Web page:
“Is the financial system going to erupt again or not?” Engle asks. He addresses that question and discusses the monitoring tools available to measure systemic risk, including those on the Volatility Laboratory (V-Lab) website. Much of his emphasis is on the systemic risk, or SRISK, metric, which seeks to answer the question of how much capital a financial institution would need to raise to function normally in the event of another financial crisis. He concludes, “I think we’ve some things to worry about. I’ll leave you with that.”
A session from the 2008 Financial Crisis: A Ten-Year Review conference held on 8-9 November 2018 in New York.
About the Speaker(s)
Robert Engle, the Michael Armellino Professor of Finance at New York University Stern School of Business, was awarded the 2003 Nobel Prize in Economics for his research on the concept of autoregressive conditional heteroskedasticity (ARCH). He developed this method for statistical modeling of time-varying volatility and demonstrated that these techniques accurately capture the properties of many time series. Professor Engle shared the prize with Clive W.J. Granger of the University of California at San Diego.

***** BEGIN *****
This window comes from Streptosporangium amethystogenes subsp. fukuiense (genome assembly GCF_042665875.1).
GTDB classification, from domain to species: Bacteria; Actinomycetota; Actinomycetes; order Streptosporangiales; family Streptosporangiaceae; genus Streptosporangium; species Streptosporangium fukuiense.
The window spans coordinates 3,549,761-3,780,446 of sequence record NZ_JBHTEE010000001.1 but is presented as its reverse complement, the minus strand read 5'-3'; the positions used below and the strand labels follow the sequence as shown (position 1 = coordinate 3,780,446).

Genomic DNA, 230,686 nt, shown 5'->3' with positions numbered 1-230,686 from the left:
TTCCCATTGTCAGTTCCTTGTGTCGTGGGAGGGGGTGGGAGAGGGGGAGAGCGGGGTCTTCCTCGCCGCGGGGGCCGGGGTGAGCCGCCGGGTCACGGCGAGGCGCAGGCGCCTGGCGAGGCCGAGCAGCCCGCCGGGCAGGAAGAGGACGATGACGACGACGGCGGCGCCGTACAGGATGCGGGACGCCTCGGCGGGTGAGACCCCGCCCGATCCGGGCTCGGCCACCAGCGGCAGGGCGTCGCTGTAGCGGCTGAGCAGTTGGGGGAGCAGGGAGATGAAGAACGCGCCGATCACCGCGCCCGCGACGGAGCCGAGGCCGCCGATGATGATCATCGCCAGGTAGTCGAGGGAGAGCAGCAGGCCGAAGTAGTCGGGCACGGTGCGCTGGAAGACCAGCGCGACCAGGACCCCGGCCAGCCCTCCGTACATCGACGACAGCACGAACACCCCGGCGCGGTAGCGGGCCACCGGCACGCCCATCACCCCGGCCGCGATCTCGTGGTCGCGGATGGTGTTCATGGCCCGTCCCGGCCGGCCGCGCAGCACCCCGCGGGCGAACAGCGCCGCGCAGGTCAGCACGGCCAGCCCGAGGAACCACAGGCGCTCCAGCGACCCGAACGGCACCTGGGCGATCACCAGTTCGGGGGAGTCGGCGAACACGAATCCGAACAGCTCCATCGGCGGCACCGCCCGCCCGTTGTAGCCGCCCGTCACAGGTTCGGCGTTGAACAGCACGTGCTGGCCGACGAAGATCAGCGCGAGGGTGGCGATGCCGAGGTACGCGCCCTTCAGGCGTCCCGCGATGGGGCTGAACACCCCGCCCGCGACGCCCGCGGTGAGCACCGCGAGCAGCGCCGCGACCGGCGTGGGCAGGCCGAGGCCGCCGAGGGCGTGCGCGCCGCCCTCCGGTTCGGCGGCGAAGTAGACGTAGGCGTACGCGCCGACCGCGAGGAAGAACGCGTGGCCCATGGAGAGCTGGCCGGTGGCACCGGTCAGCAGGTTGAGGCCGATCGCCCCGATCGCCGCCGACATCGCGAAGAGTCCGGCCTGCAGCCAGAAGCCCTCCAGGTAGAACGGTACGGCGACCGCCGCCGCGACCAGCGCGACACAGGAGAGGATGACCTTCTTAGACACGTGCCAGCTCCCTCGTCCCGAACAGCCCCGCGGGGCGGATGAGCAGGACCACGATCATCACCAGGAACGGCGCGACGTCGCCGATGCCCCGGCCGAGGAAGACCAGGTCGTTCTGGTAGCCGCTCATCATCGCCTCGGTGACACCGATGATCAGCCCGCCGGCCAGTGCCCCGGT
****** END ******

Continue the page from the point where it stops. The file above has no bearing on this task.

Professor Engle is the Director of the NYU Stern Volatility Institute and a co-founding president of the Society for Financial Econometrics (SoFiE), a global non-profit organization housed at NYU. Before joining NYU Stern in 2000, he was Chancellor's Associates Professor and Economics Department Chair at the University of California, San Diego and Associate Professor of Economics at MIT. He is a member of the National Academy of Science.